Saturday, July 09, 2016

From the Archives: Former Senator George Allen 'stunned' by Donald Trump's popularity in GOP

Publisher's note: This article was originally published on on September 12, 2015. The publishing platform was discontinued July 1, 2016, and its web site is scheduled to go dark on or about July 10, 2016.  I am republishing this piece in an effort to preserve it and all my other contributions to since April 6, 2010. It is reposted here without most of the internal links that were in the original.

Former Senator George Allen 'stunned' by Donald Trump's popularity in GOP

Arriving at the Doubletree Hotel in Charlottesville for the monthly Albemarle County GOP breakfast on September 12, former Virginia governor and U.S. senator George F. Allen offered some comments on real estate mogul Donald Trump's bid for the Republican presidential nomination.

In 2006, Allen's re-election campaign was derailed by an off-hand remark to a Democratic party video tracker, using the then-unknown word “macaca,” which to some people sounded like a pejorative term used in North Africa, where Allen's mother grew up. Allen – then not only heavily favored for re-election but widely touted as a likely leading 2008 presidential candidate – lost narrowly to Democrat Jim Webb, and lost again in 2012 in an attempted comeback against former governor Tim Kaine.

In light of that, the Charlottesville Libertarian Examiner asked how Donald Trump's daily offensive, misogynistic, racist, and xenophobic statements did not hobble his campaign but rather led to rising poll numbers.

“Anybody who has run for office is just stunned” by Trump's performance so far, Allen replied. “He'll say something [offensive] in a debate” or an interview “and he'll go up in the polls.”

Reaching for an explanation for Trump's popularity in the face of such offensiveness, Allen suggested that “people are so frustrated with the lack of attention to anything that matters [to them from] folks in Washington.”

Voters like “the fact that he is not a politician,” the former governor said, even though “they may think that some of the things he says are not diplomatic or impolitic.”

While some of the people involved in Trump's campaign are long-time Republican activists, Allen said, Trump is also drawing in “a lot of new people who have gotten active and who just say, 'You know, yeah, he may not know everything but gosh darn, I just want to send a message up to them in Washington.'”

He said that “while the things Trump says, I think, are harmful, and he doesn't need to be making some of those statements, people do want to send a message.”

Allen noted that “Donald Trump is a longtime family friend, believe it or not, from the days of the USFL – the United States Football League. My father had the Chicago Blitz and Arizona Wranglers and Donald had the New Jersey Generals.”

The USFL team owners, he explained, all worked together in signing players to the new league, such as Jim Kelly, who joined the Houston Gamblers, Steve Young of the LA Express, and Heisman Trophy winner Herschel Walker, who joined Trump's team, the New Jersey Generals.

'That's the Donald'
Allen smiled as he related an anecdote about asking Trump for a campaign contribution fifteen years ago.

“One time I called him up – this is when I was running for the Senate in 2000, and the contribution limit then was $2,000 – so we're doing some sort of reception/fundraiser up in New York City and I called up Donald Trump and we reminisced over the USFL days and I asked, 'Can you contribute $2,000 to me?' and he said, 'Oh yeah, sure, I'll do that.' I asked, 'Can you come to the reception?' And he said, 'If you want me at the reception, I'll give you $1,000.' He says, 'What do you want, one thousand or two thousand?' I said, 'I'll take the two thousand, you don't need to come to the reception.'”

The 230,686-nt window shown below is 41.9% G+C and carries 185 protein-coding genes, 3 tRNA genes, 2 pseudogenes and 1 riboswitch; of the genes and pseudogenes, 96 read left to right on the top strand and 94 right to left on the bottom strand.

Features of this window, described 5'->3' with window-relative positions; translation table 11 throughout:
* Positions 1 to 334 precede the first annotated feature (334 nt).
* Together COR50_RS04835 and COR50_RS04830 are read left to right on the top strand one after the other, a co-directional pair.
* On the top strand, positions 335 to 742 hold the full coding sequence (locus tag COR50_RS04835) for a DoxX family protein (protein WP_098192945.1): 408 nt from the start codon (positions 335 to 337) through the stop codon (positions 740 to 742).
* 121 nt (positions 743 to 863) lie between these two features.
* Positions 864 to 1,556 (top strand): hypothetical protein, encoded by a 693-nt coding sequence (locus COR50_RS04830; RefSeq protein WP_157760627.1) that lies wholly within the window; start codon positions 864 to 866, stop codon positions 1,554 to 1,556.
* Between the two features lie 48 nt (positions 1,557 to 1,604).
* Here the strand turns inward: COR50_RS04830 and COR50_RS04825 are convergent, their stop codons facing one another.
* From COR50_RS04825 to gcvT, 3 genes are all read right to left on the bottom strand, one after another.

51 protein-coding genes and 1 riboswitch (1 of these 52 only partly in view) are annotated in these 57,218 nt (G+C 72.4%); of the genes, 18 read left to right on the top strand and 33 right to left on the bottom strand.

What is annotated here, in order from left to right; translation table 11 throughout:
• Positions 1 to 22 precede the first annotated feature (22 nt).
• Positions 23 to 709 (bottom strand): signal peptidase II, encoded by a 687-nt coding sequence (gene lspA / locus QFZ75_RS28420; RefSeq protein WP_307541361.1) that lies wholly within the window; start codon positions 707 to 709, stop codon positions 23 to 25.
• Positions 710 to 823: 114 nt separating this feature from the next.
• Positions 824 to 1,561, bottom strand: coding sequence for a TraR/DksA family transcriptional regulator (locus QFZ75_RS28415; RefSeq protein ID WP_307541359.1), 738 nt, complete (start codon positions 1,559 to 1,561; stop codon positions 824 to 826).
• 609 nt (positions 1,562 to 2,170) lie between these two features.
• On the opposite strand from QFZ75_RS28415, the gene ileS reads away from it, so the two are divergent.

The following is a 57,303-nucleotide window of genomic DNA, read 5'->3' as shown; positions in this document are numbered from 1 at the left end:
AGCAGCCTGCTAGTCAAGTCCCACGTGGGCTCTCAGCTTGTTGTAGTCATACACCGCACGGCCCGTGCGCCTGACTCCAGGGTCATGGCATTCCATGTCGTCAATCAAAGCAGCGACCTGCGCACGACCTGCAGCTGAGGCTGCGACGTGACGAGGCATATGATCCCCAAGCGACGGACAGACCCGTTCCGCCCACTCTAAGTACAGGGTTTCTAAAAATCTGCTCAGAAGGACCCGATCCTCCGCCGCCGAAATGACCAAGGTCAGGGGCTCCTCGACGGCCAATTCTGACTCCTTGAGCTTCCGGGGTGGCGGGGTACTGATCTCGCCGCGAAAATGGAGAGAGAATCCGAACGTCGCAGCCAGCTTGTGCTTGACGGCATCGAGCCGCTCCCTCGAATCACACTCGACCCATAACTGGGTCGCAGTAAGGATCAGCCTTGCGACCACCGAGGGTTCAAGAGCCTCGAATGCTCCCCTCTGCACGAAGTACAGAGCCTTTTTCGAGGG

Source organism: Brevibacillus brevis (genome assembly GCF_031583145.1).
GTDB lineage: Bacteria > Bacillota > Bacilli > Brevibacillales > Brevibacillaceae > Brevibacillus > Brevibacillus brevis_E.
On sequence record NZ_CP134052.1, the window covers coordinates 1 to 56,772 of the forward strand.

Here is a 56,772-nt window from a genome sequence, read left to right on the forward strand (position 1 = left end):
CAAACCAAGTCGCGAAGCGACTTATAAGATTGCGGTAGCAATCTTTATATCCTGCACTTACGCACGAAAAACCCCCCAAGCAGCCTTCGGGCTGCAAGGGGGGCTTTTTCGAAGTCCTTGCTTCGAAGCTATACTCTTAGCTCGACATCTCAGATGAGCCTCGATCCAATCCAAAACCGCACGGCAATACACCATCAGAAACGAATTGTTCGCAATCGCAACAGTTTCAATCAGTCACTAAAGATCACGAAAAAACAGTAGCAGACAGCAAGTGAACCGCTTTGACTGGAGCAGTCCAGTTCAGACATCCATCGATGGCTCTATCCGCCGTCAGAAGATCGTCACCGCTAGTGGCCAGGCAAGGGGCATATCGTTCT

“That's the Donald,” said Allen.

While Allen has not yet decided which of the several Republican presidential hopefuls he will endorse, he does have a list of criteria that the best candidate must meet.

“I'm looking for someone who has a positive, constructive agenda to create more opportunities in our country – in specifics, not a bunch of superlatives and so forth,” he said.

'Distrust, dismay, and anger'
Among the topics it is important for the right candidate to talk about, Allen explained, are “tax policy; reining in these unelected, unaccountable bureaucracies; [and] unleashing our energy resources, to make our country more competitive internationally.

“Americans want to be the best. We ought to have a government that allows them, with the right policies, to be at their best,” he said.

A second point, Allen added, is that he wants “to see if they respect the rights and prerogatives of the people, of the states, [and] that all decisions don't need to be in Washington. Generally,” he said in an aside, “a lot of times, government at no level should be involved, but government closest to the people is the Jeffersonian principle.”

The final question Allen asks about a potential nominee is, “does their past record evince an integrity that they'll actually keep their word once they're in office?”

That last point is important, he said, since voters “are looking for integrity because there's a lot of distrust, dismay, and anger with the way government operates.”

Allen went on to talk about these themes in remarks to the Albemarle County Republican Committee. About 60 people were in the audience, several of whom engaged the former governor in questions about how Washington works and what can be done to bring more conservative ideas into the policymaking process.


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